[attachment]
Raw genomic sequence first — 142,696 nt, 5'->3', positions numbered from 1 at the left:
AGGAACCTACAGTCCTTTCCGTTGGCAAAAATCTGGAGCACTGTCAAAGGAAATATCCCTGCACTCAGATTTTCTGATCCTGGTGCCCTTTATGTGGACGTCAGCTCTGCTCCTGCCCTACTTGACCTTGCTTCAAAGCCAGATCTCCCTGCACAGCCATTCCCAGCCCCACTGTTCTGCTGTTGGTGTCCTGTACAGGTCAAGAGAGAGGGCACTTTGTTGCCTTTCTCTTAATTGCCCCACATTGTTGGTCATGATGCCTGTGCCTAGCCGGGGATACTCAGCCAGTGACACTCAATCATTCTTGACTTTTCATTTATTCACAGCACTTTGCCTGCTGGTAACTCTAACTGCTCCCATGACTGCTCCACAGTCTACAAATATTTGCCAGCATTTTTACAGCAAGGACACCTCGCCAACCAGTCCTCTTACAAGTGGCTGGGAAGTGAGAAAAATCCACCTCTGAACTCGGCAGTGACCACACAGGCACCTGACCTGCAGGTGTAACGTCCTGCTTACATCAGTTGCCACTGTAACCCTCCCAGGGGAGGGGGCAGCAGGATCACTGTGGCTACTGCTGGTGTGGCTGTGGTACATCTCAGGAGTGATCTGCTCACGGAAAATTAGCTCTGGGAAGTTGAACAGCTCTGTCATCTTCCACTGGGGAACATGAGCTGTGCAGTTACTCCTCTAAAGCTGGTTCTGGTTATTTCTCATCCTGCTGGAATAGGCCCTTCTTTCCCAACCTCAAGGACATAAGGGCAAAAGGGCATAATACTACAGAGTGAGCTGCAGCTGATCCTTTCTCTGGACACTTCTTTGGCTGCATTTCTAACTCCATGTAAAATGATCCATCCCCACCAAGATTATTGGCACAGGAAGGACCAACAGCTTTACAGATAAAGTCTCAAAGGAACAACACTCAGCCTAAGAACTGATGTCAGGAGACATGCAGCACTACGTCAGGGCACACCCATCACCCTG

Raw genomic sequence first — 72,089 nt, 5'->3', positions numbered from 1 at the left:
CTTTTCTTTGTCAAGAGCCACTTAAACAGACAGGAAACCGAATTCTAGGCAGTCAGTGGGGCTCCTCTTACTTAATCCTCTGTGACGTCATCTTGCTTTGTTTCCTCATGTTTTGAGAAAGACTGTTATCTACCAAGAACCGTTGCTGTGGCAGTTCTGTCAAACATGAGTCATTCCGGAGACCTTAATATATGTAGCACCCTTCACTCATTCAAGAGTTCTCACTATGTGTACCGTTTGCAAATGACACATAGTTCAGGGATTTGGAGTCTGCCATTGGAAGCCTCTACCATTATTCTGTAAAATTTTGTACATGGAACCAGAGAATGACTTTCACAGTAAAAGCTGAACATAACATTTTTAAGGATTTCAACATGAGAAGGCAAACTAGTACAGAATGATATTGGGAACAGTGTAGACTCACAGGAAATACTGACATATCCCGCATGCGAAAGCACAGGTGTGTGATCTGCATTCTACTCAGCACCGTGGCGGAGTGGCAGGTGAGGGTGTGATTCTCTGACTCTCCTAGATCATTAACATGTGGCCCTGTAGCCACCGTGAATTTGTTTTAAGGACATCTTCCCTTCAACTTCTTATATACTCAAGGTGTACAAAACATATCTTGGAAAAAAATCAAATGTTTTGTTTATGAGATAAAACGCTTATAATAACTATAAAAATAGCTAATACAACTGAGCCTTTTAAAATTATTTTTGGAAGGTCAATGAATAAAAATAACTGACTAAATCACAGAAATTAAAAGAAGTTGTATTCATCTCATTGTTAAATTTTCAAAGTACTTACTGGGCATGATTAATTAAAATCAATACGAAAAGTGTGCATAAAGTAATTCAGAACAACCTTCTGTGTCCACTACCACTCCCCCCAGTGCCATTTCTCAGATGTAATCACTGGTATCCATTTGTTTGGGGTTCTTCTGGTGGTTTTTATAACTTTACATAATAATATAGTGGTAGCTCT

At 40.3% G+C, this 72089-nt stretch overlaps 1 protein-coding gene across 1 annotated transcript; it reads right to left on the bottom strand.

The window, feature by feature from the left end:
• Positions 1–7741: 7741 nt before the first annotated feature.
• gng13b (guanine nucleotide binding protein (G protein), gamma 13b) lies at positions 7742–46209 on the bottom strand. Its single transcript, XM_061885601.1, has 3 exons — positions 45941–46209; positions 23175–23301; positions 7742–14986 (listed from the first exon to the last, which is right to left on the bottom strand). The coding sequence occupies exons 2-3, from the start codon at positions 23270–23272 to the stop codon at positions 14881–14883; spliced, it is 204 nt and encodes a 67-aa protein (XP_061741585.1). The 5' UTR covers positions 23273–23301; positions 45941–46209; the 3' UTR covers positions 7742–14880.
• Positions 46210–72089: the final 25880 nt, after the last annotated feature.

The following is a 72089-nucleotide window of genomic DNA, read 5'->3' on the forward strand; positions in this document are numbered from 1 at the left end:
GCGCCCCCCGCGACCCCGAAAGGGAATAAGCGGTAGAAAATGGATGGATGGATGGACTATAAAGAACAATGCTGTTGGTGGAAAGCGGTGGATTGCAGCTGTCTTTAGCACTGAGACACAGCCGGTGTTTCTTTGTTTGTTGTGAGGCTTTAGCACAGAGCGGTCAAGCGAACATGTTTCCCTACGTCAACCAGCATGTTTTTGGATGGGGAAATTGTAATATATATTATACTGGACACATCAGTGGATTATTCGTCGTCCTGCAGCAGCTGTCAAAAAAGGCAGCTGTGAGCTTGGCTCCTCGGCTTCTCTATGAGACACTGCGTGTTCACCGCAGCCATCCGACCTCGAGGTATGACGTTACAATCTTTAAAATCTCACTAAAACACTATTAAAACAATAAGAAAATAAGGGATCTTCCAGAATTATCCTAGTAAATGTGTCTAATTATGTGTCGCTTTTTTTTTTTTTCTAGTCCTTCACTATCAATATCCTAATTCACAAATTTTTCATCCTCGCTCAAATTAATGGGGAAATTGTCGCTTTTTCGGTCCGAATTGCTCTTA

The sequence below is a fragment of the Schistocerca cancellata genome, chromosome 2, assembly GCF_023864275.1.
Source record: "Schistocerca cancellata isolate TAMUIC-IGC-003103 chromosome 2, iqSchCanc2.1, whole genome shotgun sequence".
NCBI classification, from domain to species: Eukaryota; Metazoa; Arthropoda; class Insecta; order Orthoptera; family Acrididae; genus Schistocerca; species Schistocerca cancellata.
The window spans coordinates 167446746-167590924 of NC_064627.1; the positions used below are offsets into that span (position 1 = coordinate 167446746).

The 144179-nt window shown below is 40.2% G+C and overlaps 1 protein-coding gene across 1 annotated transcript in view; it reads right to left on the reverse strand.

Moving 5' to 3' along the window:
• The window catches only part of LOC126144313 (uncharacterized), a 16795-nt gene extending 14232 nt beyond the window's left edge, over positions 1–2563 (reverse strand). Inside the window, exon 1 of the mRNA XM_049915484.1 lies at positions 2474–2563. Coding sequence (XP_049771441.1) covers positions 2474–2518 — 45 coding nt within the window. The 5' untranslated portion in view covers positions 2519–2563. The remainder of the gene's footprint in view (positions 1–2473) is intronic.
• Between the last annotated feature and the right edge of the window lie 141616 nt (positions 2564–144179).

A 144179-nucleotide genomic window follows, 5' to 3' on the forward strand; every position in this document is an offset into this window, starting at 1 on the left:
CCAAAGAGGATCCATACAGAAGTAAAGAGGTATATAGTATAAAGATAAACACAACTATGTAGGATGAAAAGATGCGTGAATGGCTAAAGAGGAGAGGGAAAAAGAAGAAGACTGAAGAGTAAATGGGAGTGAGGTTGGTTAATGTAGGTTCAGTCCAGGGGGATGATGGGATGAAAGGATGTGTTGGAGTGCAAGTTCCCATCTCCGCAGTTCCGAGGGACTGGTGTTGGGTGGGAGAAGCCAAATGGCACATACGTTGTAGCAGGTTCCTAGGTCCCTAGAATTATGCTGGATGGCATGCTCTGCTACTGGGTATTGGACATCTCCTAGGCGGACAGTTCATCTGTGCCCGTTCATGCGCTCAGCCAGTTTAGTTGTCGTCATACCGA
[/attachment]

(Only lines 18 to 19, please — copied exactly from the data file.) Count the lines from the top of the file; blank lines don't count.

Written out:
• The window catches only part of LOC126144313 (uncharacterized), a 16795-nt gene extending 14232 nt beyond the window's left edge, over positions 1–2563 (reverse strand). Inside the window, exon 1 of the mRNA XM_049915484.1 lies at positions 2474–2563. Coding sequence (XP_049771441.1) covers positions 2474–2518 — 45 coding nt within the window. The 5' untranslated portion in view covers positions 2519–2563. The remainder of the gene's footprint in view (positions 1–2473) is intronic.
• Between the last annotated feature and the right edge of the window lie 141616 nt (positions 2564–144179).